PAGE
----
See no evil, recall no evil

Where there is fame, there is often an overabundance of forgiveness


November 30, 2003|By Christopher Kelly | Christopher Kelly,Knight Ridder / Tribune

The holiday movie season is once again upon us -- and this year, the choices are particularly difficult to make.

So many felons to see, so little time.

There's a family movie starring the guy who was once pulled over while in the company of a transsexual prostitute.

But maybe you'd rather see the horror movie starring the woman who once crashed into another woman's car, then sped away from the scene.

Or maybe the romantic comedy with the Brit who was once arrested for soliciting a hooker in Los Angeles?

Then again, that horror movie also stars everybody's favorite multiple-convicted drug felon -- so I'm leaning toward that one.

It's probably just a coincidence that the perpetrators of some of the most notable celebrity peccadilloes in recent years -- Eddie Murphy (The Haunted Mansion), Halle Berry and Robert Downey Jr. (Gothika), and Hugh Grant (Love Actually) -- would all turn up in theaters in the same month. But it's a coincidence that carries weight.

It's not just that America, more than ever, has become a forgive-and-forget nation. It's that we now prefer not to be told the bad things in the first place -- especially when it comes to our celebrities and their exalted images.

Do people even remember, for instance, that two years before she won the Oscar, Berry was involved in a hit-and-run accident, which resulted in three years' probation and a $13,000 fine? They probably remember the Hugh Grant / Divine Brown incident -- but only because, after Grant's famous damage-control appearance on The Tonight Show, it certified what a lovable, stammering scamp Grant really was.

As for Murphy, people didn't just buy wholesale the absurd argument that he was just giving the 20-year-old transsexual hooker a ride home; they also went ahead and consecrated him as the biggest star of children's movies working today.

Accuse at your own risk

Let he who is without sin cast the first stone, right? Well, I'm not seeking to belatedly chide these famous folk for their minor crimes, for which they have already repented.

But the rush to give famous people a free pass is a troublesome trend. Witness the media coverage of the Kobe Bryant rape trial, which has turned into a blame-the-victim free-for-all, complete with the tabloid The Globe naming Bryant's accuser and splashing a photo from her high school prom on the front page.

Who cares if this is precisely the sort of vituperation and humiliation that prevents other rape victims from coming forward? A Globe editor's defense, quoted in the New York Post: "The girl has made an enormous amount of allegations, and we felt it was time to let the public know exactly who she was."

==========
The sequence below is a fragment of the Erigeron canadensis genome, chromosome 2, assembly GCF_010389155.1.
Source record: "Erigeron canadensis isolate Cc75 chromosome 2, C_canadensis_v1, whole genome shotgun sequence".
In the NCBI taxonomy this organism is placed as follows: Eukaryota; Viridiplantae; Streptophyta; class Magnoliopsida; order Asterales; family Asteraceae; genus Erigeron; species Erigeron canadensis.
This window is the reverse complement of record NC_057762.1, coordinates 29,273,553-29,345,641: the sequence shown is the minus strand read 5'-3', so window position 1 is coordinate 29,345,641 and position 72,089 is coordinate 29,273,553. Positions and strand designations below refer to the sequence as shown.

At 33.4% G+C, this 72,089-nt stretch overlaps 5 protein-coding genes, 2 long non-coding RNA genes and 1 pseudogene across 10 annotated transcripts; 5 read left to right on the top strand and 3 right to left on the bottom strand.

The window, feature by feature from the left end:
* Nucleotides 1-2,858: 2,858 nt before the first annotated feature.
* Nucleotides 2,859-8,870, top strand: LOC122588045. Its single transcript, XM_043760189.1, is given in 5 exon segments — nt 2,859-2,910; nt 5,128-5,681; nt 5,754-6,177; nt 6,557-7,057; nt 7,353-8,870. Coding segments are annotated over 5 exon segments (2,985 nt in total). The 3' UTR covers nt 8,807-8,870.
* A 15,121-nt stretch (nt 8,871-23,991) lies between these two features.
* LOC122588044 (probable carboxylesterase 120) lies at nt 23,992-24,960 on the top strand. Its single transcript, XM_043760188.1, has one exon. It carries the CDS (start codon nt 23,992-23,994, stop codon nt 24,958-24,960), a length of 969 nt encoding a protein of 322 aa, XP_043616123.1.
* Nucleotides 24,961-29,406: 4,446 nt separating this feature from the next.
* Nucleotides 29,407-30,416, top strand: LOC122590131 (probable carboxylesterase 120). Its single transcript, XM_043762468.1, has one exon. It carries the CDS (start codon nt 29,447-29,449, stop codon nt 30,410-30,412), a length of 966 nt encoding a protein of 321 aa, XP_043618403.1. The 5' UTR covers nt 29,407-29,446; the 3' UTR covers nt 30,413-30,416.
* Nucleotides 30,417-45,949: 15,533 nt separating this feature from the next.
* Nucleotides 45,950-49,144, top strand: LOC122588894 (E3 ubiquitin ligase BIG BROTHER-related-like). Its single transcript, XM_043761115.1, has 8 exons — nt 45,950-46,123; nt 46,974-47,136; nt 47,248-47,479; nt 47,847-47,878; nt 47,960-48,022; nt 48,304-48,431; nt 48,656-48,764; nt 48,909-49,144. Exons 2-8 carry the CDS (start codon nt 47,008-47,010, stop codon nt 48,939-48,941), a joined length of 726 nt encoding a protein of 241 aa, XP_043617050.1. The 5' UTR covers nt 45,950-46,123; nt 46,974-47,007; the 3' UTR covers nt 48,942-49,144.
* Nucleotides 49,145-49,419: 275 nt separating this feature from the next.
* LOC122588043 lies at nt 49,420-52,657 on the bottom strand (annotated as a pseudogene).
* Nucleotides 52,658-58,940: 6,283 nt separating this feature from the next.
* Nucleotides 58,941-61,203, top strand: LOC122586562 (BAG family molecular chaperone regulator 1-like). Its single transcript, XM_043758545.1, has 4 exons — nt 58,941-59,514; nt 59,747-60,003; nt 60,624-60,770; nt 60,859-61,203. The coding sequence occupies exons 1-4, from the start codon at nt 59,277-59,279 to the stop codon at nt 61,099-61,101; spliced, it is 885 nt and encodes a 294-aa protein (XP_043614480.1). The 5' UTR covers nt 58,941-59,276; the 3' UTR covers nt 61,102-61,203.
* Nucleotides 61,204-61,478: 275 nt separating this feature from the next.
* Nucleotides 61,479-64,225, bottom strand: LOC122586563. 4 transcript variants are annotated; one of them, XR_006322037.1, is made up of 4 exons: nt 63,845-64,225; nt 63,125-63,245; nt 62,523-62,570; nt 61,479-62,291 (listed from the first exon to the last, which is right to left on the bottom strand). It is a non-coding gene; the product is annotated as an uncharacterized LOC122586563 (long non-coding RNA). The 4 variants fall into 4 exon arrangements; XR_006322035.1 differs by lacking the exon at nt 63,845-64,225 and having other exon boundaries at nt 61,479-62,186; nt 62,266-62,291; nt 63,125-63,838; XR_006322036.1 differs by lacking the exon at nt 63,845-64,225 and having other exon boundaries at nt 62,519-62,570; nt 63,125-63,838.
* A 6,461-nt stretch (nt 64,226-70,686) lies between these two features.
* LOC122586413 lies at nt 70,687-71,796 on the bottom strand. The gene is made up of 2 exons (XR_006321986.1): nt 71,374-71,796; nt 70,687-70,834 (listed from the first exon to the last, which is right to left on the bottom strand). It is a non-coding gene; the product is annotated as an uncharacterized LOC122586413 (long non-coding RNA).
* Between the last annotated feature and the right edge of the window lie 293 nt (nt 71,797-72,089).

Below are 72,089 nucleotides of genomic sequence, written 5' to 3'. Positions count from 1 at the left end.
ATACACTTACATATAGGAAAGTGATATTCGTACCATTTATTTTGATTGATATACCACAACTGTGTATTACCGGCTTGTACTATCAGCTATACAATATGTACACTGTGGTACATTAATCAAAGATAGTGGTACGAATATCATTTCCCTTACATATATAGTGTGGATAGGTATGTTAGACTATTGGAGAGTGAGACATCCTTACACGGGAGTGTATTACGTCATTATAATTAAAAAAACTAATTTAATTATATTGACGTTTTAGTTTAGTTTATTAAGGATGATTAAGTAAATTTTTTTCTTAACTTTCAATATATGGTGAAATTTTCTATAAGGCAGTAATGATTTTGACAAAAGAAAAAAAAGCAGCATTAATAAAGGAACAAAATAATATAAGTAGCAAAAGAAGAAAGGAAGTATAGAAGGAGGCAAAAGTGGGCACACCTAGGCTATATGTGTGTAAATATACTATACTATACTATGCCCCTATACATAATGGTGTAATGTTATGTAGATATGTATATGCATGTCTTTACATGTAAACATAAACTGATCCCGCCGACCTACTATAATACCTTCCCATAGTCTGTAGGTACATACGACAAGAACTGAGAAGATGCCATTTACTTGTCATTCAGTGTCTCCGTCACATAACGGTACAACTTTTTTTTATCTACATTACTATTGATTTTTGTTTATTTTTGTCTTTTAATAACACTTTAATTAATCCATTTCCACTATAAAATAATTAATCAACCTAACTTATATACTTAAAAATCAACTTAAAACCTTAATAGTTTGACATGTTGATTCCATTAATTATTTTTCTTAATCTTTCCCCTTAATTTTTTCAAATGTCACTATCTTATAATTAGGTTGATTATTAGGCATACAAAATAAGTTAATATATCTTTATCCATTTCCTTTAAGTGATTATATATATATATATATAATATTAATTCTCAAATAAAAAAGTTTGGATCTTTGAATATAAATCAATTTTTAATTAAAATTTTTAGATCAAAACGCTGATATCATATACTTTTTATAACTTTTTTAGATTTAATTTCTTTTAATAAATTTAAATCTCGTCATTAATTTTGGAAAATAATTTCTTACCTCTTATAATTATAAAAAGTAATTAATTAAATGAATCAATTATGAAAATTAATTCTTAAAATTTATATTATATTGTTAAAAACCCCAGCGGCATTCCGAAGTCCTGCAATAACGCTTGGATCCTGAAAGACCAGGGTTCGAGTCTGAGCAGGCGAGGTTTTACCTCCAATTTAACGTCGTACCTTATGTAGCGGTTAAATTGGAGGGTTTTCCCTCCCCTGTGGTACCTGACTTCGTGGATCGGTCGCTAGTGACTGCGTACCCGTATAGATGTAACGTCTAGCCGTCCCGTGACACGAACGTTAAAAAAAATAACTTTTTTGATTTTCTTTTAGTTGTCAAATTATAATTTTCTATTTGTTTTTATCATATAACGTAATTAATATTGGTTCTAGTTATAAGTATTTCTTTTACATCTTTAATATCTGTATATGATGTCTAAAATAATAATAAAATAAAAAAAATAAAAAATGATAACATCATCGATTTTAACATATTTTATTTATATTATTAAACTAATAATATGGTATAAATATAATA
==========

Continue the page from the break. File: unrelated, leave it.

In 2001, Premiere magazine published a detailed account of sexual-harassment charges against Arnold Schwarzenegger. This article didn't cause a ripple in Schwarzenegger's movie career. When the allegations surfaced again in the Los Angeles Times shortly before the California recall election this fall, they again failed to gain traction.

The public has made it clear that it prefers to look upon Schwarzenegger as they always have: an oversized but eminently lovable can-do guy, a hero here to save the world.

Don't trash our idols

Is it simply that Americans are suffering from a case of collective delusion? Well, yes -- but the delusion is willful. We don't care that we're only fooling ourselves, as long as no one thinks about raining on our parade.

CBS' recent decision to cancel The Reagans miniseries was especially bizarre in this regard. The miniseries reportedly portrayed Ronald Reagan as being unsympathetic to people with AIDS, and Nancy Reagan as being controlling -- both shockers, I'm sure, to anyone born after 1988.

But the Reagans -- who, it should be noted, were movie stars long before they ever occupied the White House -- get their free pass, too. Even if it means the rewriting of recent American history.

Sure, there was a modicum of outrage directed toward CBS for canceling the miniseries, but it blew over quickly. And the essential questions remain unanswered: Are the Reagans -- by virtue of their status as American cultural icons -- now beyond reproach?

Letting celebrities so wholly off the hook, I suspect, is merely another extension of the rampant celebrity-mania consuming our nation: the endless hand-wringing over Demi and Ashton's love affair, the quest to be on American Idol or Survivor, the eagerness to peer into the private lives of the Osbournes.

But now we seem to have coupled that mania with a screwy brand of empathy. By holding our celebrities to no standards at all, and by appointing ourselves their defenders, we're doing more than treating famous people with kid gloves. We treat them the way we would want ourselves to be treated -- if we were famous.

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